Tisbury planners are heading into the holidays with a better sense of the town’s future priorities, thanks to an ongoing vision planning process that began in October.

The second workshop phase of the process concluded November 7. Organizers are still combing through information from the first phase, which featured three days of workshops focused on identifying Tisbury’s treasures (places the town should work to preserve), challenges, and opportunities.

Several initial themes from the first process have already emerged and were presented to attendees two weeks ago. People were then asked to break into groups and give more focused attention to four main topics: parks, beaches, and open space; the waterfront and working harbor; Tisbury’s downtown; and pedestrian and bicycle traffic. They were also asked to edit a draft town vision statement that was created based on the first workshop’s findings.

The four topics were chosen because three had appeared consistently as encompassing treasures, challenges, and opportunities. While open space wasn’t listed as a challenge, the idea of promoting open space in town appeared on so many people’s personal vision statements for the town that it was broken out for further discussion.

“When people described their vision for the years down the road, [it was] a walkable community tied together by beautiful streets, pocket parks, connected neighborhoods,” planning board member Cheryl Doble said. “It was so strong as a vision that we wanted to understand that.”

“The bulk of the treasures were all public resources,” she said. The harbor and Main street appeared frequently, as did Lake Tashmoo and Owen Park.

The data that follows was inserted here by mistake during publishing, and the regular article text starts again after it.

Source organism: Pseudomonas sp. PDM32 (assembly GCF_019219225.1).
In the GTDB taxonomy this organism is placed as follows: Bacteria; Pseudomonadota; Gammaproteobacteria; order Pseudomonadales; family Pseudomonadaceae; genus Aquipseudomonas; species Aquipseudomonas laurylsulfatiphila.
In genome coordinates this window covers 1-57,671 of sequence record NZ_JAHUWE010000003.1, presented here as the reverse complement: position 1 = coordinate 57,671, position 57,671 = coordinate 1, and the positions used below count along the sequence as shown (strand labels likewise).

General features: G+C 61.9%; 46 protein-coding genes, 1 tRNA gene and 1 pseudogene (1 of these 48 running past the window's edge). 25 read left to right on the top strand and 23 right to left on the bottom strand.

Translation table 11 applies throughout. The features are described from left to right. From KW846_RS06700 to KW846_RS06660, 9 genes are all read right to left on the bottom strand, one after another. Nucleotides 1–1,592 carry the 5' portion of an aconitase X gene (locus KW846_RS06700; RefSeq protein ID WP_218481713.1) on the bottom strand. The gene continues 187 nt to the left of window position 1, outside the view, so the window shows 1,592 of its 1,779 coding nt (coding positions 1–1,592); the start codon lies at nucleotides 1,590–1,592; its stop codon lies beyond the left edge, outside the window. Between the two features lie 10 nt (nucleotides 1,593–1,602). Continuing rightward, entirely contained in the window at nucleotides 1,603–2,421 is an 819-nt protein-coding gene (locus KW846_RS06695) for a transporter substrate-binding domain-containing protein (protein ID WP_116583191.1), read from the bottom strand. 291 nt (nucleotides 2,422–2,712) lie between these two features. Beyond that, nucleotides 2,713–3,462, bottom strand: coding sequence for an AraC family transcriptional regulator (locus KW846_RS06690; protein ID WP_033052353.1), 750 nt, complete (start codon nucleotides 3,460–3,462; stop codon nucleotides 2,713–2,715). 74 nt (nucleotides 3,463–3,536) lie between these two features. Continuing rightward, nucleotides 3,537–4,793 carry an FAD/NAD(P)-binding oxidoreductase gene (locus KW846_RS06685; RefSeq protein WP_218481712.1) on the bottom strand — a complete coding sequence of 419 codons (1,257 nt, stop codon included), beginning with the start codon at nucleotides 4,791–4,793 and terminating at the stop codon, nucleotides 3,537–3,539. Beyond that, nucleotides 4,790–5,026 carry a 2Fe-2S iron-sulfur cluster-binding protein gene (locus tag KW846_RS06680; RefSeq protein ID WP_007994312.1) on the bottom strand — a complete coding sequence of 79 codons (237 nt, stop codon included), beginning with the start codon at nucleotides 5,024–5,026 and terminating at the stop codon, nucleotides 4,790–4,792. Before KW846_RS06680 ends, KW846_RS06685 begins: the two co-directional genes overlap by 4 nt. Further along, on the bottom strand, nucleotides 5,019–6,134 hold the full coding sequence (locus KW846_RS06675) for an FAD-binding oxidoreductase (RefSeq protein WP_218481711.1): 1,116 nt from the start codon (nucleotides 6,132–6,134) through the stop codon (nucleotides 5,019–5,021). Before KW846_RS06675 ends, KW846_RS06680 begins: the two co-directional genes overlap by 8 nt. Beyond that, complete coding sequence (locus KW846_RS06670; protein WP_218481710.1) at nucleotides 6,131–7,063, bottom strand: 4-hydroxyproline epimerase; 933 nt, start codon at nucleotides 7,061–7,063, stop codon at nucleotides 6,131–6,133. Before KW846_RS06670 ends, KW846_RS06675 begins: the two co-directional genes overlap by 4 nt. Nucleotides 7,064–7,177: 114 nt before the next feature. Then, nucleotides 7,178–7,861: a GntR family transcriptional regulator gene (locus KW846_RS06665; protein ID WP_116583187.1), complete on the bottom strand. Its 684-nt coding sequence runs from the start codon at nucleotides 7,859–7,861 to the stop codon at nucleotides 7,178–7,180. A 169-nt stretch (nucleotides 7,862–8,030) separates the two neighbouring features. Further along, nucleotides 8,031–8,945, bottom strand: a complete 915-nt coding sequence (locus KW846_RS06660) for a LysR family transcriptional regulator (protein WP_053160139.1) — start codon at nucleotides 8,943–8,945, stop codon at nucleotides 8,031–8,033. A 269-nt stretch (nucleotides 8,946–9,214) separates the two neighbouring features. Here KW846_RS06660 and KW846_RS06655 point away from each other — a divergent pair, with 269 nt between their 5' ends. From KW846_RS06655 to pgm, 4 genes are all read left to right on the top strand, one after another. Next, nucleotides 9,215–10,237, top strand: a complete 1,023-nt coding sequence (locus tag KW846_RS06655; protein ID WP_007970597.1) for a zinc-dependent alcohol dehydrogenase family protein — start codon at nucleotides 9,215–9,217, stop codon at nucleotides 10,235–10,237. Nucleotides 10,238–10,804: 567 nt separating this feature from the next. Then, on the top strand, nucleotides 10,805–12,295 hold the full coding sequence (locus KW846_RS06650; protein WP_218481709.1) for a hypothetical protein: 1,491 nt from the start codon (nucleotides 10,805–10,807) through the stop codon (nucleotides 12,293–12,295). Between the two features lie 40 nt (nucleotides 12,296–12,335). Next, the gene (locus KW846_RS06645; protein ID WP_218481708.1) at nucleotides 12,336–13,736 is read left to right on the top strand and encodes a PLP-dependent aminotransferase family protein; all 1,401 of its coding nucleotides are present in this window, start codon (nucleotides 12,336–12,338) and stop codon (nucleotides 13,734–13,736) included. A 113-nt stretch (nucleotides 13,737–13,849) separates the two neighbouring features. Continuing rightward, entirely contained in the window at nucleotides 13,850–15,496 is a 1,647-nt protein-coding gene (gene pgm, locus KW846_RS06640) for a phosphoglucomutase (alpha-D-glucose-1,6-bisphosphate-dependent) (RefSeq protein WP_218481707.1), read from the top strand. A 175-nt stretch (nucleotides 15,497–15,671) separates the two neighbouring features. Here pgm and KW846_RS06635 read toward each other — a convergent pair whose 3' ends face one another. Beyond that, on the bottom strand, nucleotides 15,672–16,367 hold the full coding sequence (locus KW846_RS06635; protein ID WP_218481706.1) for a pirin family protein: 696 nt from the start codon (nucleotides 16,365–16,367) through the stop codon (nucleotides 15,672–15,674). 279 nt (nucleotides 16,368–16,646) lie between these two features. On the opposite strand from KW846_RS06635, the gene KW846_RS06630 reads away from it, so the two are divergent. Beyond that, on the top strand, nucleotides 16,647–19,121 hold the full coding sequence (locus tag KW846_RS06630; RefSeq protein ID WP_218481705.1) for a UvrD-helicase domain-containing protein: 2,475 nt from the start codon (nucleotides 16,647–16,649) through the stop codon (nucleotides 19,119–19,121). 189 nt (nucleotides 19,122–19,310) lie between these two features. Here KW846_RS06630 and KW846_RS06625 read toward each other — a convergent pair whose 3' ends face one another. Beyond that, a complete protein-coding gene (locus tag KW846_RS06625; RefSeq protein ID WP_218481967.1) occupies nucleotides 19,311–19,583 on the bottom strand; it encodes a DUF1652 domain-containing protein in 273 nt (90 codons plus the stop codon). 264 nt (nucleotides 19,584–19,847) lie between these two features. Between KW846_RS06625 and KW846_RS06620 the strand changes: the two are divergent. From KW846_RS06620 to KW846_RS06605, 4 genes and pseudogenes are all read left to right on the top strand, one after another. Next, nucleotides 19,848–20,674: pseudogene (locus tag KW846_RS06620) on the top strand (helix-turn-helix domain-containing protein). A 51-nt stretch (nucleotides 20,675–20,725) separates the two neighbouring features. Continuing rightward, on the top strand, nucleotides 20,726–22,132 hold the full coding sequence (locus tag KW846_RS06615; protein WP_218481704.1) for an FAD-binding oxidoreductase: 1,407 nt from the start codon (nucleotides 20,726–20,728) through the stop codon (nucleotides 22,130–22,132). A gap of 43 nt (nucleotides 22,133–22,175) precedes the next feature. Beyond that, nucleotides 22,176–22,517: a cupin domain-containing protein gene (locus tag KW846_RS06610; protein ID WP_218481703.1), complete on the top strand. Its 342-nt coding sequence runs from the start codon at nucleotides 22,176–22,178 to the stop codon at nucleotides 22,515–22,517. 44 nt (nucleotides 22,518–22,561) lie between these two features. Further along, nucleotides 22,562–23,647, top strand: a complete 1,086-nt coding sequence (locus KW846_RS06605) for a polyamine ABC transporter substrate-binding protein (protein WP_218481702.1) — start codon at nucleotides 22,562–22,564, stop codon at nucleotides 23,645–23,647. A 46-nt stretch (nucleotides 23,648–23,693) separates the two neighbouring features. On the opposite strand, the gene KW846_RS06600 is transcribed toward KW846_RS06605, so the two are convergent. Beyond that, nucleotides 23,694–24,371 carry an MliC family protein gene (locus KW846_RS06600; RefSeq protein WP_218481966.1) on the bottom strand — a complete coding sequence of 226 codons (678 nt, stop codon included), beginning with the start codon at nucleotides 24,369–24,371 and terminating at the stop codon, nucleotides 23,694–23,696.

The most common challenges listed were town infrastructure and government. Addressing these challenges was out of the scope of the vision workshop process, Mrs. Doble said, and the feedback from the first session was turned over to selectmen and the town administrator.

“What we realized was that there are some issues and challenges that are really important, but we are not prepared to tackle them,” she said. “So we chose opportunities that we could start to have constructive discussion on.”

The discussion aspect was a highlight of both workshop phases.

“People were actually listening. When they heard other ideas, they were open to them,” Mrs. Doble said. “It’s never been complain-y or whiney. It’s been really constructive.”

By January, the planning board and visioning advisory committee will present their findings from both workshops.

“‘Here’s what we learned, here’s what we need to learn more about,’” Mrs. Doble said. “At that point we really want to have some tangible, doable tasks and projects to take on.”